Financing for Kids: How to Introduce Credit Building

As parents, watching your kids grow up is an unforgettable time in your life and theirs. You stay by their side through every stage, do your best to be there for them, and teach them everything you know about what life has to offer. 


When the day comes, your children will be fully equipped and knowledgeable to face the real world, and you won’t have to be worried because you know they’re ready to venture out on their own. By imparting what you know to them, you’re preparing your kids for a brighter future that lies ahead of them.


Part of teaching your children various life skills is providing them financial education, including how credit works. That way, you can watch them be more cautious about their spending habits and avoid making credit mistakes in the future. Keep reading below to find out ways to teach credit for your kids.


Provide Them an Extension of Your Credit Card 

The first step to improving your children’s financial knowledge is to appoint them as authorized users of your credit card by providing them an extension of yours. As a result, all your credit transactions will reflect on their file and vice-versa.


Due to the number of years you’ve been utilizing your credit card, never forgetting to miss a payment deadline or settling a fee, you end up giving your kid an excellent credit score over time. In fact, you don’t have to wait until your children reach the right age because even while they’re still a baby, you can already go ahead and begin refining their credit score.


When you establish an extension of your credit card for your kids, they will have their own card with their name on it. When they reach the right age and begin to deal with money bit by bit, it’s up to you whether to hand them their card or wait it out a few more years. Either way, what matters is that you can continue building credit for your child.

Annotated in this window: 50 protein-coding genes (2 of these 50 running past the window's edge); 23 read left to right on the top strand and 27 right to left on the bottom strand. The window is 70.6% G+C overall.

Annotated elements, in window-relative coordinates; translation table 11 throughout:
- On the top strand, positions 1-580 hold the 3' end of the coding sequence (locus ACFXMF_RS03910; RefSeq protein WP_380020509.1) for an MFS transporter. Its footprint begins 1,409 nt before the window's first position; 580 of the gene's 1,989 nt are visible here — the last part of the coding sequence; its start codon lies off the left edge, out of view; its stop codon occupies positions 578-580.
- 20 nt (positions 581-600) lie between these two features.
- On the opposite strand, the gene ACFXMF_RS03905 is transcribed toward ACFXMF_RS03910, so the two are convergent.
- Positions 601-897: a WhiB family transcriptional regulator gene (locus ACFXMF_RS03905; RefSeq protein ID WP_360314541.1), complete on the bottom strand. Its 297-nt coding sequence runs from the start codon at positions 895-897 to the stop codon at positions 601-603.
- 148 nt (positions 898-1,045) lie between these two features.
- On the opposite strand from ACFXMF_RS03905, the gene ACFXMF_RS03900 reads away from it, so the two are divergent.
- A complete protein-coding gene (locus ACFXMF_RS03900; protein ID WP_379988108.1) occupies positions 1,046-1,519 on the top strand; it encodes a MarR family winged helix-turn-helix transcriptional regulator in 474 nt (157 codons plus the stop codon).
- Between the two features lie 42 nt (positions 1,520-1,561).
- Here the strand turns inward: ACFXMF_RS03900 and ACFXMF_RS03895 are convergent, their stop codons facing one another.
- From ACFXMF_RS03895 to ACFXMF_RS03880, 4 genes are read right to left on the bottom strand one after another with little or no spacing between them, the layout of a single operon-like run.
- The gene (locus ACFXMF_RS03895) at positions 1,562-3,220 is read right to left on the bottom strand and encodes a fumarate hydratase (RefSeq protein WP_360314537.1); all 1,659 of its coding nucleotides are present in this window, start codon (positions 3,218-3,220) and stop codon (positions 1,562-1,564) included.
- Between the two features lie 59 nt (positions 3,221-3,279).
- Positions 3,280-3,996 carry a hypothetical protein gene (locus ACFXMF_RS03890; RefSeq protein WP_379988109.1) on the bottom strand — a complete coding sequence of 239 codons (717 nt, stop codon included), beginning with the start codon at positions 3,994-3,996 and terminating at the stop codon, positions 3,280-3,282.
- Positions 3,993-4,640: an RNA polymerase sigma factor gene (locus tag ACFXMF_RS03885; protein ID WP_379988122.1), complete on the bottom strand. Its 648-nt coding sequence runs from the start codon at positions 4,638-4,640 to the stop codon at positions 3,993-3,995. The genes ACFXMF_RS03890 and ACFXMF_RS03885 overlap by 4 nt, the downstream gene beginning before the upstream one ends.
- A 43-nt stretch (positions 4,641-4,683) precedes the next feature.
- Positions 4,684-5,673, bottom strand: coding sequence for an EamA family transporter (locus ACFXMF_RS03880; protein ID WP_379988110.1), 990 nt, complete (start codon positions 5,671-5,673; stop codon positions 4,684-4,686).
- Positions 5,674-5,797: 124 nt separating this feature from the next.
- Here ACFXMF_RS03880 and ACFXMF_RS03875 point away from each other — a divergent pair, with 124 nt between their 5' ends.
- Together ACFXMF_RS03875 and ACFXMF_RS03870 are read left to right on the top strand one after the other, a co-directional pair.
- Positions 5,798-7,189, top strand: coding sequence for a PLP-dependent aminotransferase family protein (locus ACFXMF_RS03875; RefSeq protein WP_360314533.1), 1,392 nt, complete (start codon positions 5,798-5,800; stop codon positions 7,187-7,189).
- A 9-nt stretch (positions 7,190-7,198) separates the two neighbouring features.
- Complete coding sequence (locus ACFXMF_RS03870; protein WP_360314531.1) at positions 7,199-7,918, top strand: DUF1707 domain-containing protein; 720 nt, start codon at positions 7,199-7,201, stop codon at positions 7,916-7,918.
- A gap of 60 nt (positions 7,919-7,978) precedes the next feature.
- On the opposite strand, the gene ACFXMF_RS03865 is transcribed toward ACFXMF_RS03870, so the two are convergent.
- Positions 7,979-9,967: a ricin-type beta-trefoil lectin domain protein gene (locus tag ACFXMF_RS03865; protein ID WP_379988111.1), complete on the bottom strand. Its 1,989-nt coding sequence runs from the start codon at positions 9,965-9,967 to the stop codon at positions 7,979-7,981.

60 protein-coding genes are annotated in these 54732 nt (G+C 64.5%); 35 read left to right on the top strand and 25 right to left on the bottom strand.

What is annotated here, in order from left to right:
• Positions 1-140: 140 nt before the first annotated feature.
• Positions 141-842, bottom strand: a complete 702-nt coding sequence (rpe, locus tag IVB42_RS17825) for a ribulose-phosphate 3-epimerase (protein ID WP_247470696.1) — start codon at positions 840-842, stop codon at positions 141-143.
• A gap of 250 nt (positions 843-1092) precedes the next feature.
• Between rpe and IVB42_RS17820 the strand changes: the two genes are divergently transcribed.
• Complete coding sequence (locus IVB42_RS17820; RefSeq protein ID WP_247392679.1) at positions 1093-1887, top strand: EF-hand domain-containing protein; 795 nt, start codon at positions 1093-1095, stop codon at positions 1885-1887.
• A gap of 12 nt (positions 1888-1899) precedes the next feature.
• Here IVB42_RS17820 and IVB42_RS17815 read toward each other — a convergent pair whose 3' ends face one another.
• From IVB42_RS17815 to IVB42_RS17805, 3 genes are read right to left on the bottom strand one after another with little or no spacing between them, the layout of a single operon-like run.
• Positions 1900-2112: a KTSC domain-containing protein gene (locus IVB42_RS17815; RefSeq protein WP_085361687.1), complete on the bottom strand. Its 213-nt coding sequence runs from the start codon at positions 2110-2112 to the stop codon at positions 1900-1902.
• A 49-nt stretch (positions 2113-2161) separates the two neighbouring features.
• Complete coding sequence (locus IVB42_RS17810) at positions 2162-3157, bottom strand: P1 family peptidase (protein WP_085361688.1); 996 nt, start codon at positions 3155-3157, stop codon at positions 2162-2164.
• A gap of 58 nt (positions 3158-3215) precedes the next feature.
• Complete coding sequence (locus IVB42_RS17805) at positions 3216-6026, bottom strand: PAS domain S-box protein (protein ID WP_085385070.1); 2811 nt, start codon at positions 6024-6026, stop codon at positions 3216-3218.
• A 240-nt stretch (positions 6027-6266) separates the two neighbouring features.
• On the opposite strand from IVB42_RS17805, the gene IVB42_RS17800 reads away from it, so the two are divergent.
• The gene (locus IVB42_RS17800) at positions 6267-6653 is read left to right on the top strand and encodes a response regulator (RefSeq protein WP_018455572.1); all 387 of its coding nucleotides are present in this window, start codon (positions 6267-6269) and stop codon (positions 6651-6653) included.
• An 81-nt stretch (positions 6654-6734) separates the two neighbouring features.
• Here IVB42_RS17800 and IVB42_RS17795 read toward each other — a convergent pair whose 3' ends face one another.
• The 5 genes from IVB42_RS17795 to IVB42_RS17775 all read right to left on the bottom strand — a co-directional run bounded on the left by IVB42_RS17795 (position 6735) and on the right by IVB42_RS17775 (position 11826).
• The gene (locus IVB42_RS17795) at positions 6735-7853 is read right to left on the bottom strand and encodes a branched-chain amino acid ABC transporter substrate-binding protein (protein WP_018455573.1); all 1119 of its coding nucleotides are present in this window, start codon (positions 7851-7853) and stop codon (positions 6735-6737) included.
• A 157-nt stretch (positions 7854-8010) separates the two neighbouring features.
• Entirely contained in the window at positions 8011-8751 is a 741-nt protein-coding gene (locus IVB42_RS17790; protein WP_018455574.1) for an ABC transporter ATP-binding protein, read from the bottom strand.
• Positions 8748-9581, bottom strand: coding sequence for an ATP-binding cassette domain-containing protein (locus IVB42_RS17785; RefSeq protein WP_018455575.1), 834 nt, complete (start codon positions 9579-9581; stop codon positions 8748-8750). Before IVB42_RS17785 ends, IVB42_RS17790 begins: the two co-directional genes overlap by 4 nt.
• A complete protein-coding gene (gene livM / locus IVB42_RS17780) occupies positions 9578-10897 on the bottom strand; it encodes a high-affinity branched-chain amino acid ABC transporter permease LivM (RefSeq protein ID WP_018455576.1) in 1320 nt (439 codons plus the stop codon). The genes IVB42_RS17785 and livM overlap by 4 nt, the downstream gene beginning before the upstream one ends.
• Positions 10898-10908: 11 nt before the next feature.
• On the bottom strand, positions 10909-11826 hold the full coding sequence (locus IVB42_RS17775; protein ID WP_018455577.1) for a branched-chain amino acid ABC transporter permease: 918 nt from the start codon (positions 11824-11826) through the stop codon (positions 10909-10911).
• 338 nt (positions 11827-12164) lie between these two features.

Tell Them Everything You Know About Credit Scores

In general, understanding credit ratings can often be considered as complicated, even for adults. But if you want to be of assistance to your kids, then you should do your best to share with them what you know.


The best time to start teaching your child about credit is when they reach their teenage years because that’s when they begin to acknowledge the actual value of money. When you give them time to understand how credit scores work by using simple terms and relatable scenarios, financial topics will seem less intimidating.  


Teach Them How to Build Financial Practices

Part of teaching your child everything there is to know about credit scores is showing them the proper way of handling their finances. The habits they build are what you can expect them to hold onto, such as managing bills, not missing deadlines, and making sure not to go past the credit limit.


The reason you want to make them an authorized user of your credit card is to not only keep track of their spendings but to teach them how to pay their debts back on time. That way, the minute they go overboard, you can let them know about it to help them avoid making the same mistake next time!



Learning about credit scores while your children are still young is one excellent way to show them the importance of money. When you provide them authorization for your card, tell them about credit scores, and help them hone effective financial practices, you’re teaching them how to build their credit ratings. That way, once your children are all grown up, they know better than to keep a bad rating, go past their credit limit, and suffer from unpaid debts. 


Are you looking for apps for building credit to help teach your kids about finance? Kiddie Kredit is a mobile application developed to help teach children about the importance of a credit system through completing their household chores. Download our app today and find out how it works!

John D Saunders

John D. Saunders is a Web Designer and Founder at 5Four Digital, CMO at Kiddie Kredit and an Automation Expert with a decade of experience building brands online. He's worked with clients including Audi, NAACP and Apps Without Code.